For an American president, bombing is easier than thinking. For an American lawmaker or opinion-maker, it costs nothing to celebrate the resolve of a president who bombs. On the evening of April 6, Donald Trump reversed his apparent policy of declining to attack the Assad regime and fired fifty-nine Tomahawk missiles at a Syrian government airfield. The cause was a report that the Syrian air force had dropped a chemical bomb that killed at least seventy-two civilians. John McCain and Lindsey Graham—who have been among Trump’s most strident critics in the Republican Party, and who have long been calling for the overthrow of Bashar al-Assad—immediately applauded the action. The House minority leader, Nancy Pelosi, approved it as “proportional.” Trump’s rapid and definitive response was likewise praised by Fareed Zakaria: “I think Donald Trump became president” by bombing—a true president at last (he meant) after weeks of dithering and confusion. Ezra Klein also gave a qualified justification of the missile strike against a nation that has never attacked the United States: Trump had acted “well within the norms of American foreign policy.”
This was a peculiar turn of fortune. A president who for many months, both before he won the election and after, had been characterized as dangerously unstable by the people he calls the establishment, now witnessed the same establishment promote him to the ranks of the sane and responsible. What conclusion will be drawn by the mind of Donald Trump?
There was a risk in the sudden violence. Syria is a battlefield in which Russia, too, has fought and built up military assets and invested considerable diplomatic prestige. But Trump had taken the precaution of warning the Russians to clear their people from the target area; and when a Russian UN envoy was asked what he meant when he warned of “negative consequences” of the bombing, he chose not to mention US-Russian relations. He said: “Look at Iraq, look at Libya.”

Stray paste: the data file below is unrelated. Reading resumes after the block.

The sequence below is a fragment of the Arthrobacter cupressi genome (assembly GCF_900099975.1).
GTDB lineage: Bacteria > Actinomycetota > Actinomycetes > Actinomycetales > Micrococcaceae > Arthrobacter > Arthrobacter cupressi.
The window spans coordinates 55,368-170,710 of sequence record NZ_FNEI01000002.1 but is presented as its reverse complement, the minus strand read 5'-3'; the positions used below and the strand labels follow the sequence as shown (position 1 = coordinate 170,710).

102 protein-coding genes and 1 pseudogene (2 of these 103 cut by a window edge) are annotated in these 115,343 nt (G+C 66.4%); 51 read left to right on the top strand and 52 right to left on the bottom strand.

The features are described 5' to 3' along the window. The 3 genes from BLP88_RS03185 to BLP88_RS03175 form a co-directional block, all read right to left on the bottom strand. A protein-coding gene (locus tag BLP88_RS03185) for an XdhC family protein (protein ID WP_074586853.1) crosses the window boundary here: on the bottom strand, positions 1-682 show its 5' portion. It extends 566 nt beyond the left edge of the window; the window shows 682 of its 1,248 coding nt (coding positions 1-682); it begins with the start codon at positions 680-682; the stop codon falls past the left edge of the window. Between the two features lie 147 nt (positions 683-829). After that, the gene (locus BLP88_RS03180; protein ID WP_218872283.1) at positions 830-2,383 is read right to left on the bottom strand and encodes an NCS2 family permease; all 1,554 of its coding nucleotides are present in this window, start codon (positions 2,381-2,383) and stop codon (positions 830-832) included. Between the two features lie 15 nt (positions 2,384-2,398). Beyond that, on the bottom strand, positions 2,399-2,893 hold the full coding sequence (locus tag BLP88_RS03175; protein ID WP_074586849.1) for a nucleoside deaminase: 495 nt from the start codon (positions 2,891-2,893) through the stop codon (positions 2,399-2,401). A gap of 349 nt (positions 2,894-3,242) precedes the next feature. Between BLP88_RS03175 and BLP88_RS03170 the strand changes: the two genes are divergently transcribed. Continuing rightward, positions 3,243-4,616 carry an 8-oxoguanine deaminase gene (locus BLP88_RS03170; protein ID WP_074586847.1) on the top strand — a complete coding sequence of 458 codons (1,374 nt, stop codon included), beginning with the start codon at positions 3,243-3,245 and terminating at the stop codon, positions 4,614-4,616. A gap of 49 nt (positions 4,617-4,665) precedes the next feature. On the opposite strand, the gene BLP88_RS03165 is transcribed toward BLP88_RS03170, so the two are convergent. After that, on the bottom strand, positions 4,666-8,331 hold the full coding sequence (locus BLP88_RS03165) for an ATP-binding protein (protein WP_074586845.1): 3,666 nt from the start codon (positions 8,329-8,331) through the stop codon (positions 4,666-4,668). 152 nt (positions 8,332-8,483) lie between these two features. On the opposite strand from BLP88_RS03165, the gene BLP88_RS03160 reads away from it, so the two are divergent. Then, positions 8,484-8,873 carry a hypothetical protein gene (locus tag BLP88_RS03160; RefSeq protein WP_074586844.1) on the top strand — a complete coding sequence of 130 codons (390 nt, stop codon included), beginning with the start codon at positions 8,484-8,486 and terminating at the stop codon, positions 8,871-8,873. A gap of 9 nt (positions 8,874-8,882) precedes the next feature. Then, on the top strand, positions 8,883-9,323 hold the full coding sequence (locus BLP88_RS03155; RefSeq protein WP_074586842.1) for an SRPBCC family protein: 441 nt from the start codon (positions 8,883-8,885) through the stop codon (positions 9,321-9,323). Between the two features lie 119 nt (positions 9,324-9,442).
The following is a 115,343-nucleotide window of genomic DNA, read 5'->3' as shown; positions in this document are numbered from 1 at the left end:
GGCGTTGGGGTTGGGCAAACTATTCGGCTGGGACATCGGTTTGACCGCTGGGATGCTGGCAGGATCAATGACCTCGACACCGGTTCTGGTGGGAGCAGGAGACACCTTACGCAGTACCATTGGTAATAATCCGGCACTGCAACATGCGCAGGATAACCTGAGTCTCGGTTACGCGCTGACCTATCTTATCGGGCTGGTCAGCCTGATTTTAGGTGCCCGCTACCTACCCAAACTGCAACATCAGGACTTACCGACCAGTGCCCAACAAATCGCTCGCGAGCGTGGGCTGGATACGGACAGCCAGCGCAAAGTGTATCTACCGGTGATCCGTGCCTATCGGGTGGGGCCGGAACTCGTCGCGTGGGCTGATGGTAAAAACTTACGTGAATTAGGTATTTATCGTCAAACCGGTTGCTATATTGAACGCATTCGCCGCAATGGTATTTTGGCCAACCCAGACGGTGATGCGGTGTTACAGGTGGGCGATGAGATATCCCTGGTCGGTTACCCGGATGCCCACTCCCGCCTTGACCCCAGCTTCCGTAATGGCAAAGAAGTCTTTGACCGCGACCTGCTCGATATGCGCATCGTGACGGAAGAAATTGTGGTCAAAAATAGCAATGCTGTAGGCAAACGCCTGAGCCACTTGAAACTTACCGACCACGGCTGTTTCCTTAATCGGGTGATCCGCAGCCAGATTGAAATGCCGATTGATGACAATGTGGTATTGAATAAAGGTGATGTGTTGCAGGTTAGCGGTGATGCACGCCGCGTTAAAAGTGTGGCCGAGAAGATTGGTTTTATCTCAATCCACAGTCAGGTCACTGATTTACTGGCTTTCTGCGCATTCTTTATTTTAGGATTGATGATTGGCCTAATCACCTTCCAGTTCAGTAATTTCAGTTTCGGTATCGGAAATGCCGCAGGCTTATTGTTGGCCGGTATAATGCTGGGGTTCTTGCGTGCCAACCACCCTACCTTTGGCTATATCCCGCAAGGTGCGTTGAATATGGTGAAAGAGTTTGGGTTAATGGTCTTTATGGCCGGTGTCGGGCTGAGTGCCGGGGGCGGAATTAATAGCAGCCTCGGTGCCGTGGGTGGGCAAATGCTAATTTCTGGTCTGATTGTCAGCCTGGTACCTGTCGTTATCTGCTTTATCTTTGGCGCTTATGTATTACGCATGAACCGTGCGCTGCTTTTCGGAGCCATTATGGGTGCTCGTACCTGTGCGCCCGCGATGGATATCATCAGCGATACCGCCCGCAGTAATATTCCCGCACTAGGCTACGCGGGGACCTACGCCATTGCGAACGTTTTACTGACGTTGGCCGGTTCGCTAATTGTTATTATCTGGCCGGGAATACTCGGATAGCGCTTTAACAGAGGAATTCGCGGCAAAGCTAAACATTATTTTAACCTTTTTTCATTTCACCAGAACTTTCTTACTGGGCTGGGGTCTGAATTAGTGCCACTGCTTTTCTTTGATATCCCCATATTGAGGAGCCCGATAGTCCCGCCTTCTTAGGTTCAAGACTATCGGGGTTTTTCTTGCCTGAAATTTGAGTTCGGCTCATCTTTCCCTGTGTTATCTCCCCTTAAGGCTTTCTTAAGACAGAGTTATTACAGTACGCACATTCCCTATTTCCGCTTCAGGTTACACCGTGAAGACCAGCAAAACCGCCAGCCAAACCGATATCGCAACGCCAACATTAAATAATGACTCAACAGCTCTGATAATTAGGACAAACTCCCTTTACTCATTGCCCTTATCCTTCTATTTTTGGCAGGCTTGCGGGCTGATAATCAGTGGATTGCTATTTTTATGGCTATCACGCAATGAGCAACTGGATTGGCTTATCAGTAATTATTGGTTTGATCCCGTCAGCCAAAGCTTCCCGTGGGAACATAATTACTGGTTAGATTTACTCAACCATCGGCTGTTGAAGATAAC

By the end of George W. Bush’s second term, the Iraq war had displaced almost five million people in a country of 27 million. By the end of Obama’s second term, the Libya war had displaced 400,000 in a country of six million. These are facts the world may choose not to forget as quickly as Americans often do. Five or six years ago, it was the satirical usage of a few critics to speak of “multiple wars” or “perpetual war”; but mainstream journalists now speak casually of how an adviser or a general needs credibility for “our next war.” But look at Iraq, look at Libya.
Coverage of the chemical attack in Syria—and of the American missile strike that issued as a “punishment” of Assad to enforce “international norms”—was apparently supported by evidence satisfying to journalists and editors. But here, as in the treatment of secret information about Trump and Russia, there was an order of logic in the reporting that should have set off an alarm. For something new was happening in both cases: the major newspapers, networks, and websites vouched for conclusions—regarding the accuracy of the inferences about Trump; regarding the source and motive of the chemical attack in Syria—which they described as having been drawn from a sound interpretation of solid evidence. Yet only conclusions were disclosed. The evidence was revealed in the broadest outlines and with little effort to trace the path by which it acquired legitimacy. So, in the latest instance in Syria, the most clear-cut evidence provided to reporters was simply “an image of the radar track of a Syrian airplane leaving the airfield and flying to the chemical strike area Tuesday.” It was assumed by reporters that this meant the use of chemical weapons had been ordered by Assad and that the incident followed a regular pattern of chemical attacks by the Syrian government. The last assumption, however, was exceedingly careless.